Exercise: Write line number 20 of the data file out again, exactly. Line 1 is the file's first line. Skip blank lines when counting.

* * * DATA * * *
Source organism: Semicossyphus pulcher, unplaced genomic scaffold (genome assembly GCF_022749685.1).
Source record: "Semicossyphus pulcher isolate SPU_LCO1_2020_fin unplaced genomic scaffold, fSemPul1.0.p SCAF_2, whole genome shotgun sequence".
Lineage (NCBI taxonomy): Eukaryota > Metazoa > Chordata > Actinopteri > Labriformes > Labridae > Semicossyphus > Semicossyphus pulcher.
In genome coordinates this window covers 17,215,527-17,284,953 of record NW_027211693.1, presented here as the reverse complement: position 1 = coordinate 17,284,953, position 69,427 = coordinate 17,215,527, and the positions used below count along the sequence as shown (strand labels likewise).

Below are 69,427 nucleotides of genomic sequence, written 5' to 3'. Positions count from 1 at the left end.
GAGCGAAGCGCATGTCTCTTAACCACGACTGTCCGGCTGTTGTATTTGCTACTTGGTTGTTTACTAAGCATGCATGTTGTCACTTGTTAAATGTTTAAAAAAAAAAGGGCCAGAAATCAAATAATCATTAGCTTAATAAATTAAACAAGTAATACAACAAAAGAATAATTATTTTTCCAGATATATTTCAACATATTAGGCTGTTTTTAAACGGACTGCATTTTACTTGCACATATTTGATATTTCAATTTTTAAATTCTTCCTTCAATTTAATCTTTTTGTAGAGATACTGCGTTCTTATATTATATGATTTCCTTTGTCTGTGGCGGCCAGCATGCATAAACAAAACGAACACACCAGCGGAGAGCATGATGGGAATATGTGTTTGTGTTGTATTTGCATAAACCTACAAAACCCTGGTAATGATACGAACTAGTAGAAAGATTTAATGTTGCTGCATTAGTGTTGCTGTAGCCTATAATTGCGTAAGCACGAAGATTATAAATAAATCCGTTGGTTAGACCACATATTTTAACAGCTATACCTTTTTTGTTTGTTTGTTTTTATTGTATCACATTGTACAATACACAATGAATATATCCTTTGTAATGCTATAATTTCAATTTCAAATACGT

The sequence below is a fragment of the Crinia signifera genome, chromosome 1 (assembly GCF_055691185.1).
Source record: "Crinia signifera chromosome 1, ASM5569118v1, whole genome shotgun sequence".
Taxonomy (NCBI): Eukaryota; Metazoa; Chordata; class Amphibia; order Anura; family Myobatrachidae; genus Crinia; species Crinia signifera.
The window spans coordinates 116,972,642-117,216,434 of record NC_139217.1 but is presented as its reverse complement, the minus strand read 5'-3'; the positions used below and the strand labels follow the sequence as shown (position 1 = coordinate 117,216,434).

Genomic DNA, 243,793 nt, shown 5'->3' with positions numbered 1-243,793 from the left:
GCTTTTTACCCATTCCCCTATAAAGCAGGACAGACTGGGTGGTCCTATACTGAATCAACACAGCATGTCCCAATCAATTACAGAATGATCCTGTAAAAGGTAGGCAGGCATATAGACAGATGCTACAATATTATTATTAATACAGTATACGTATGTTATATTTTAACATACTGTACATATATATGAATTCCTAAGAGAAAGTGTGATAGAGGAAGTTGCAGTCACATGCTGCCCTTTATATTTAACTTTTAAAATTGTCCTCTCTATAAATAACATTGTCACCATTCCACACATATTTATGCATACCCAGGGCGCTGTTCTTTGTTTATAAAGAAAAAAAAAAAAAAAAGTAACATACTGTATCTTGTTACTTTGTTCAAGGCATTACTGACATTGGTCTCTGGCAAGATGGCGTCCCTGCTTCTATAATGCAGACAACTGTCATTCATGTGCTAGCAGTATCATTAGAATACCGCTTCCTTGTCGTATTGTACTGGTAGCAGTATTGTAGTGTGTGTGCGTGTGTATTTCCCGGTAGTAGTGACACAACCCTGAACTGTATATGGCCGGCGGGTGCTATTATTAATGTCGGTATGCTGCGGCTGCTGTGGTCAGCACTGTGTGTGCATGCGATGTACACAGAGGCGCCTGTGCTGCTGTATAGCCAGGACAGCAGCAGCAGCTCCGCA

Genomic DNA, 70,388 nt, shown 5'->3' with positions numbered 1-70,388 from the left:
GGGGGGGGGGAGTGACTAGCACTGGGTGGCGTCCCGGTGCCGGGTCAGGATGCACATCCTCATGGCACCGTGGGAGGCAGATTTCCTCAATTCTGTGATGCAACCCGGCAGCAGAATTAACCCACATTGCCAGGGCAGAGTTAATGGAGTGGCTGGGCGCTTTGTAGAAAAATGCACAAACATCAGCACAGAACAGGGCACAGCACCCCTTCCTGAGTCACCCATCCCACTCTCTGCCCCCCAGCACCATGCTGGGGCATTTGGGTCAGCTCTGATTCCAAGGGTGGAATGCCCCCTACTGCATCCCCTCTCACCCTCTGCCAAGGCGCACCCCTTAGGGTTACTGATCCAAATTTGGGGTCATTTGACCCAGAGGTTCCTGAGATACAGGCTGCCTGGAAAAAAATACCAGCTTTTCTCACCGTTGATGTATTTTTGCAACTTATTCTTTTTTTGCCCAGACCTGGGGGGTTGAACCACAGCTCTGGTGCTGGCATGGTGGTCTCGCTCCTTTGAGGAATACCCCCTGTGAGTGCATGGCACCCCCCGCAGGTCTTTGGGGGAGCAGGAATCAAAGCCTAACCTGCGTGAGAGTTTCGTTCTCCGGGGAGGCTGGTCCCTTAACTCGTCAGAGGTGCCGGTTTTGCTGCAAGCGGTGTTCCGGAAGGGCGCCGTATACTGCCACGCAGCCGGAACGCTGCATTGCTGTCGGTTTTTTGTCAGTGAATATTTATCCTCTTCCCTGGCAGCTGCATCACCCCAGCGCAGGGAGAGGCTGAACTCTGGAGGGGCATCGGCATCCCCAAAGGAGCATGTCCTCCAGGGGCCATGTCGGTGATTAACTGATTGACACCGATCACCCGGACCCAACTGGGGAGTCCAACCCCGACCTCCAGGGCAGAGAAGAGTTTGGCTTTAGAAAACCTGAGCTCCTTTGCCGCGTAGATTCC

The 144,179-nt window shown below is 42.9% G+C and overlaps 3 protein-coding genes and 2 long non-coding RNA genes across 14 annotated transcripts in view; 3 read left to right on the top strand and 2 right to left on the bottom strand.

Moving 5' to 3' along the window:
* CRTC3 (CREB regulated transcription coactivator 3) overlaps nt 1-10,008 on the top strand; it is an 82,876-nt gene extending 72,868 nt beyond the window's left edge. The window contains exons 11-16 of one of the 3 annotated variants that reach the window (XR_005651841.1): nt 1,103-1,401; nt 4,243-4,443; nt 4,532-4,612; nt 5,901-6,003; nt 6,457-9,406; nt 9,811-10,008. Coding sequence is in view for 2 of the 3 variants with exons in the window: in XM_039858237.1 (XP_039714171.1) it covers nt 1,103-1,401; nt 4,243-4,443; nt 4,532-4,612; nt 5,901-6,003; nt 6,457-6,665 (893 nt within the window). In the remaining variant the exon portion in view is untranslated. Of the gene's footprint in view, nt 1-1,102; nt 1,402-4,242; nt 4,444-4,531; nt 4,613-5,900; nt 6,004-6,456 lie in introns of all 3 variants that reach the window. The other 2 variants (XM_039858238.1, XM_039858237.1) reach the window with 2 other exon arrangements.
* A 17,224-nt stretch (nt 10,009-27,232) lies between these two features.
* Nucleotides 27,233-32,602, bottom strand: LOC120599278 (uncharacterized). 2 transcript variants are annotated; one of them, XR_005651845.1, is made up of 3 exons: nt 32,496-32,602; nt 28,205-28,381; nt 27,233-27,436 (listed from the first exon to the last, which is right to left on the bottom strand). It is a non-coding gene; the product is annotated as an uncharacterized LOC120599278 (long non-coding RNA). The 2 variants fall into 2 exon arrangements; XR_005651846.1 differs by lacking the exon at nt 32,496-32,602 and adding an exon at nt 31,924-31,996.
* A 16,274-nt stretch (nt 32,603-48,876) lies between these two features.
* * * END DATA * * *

* A 16,274-nt stretch (nt 32,603-48,876) lies between these two features.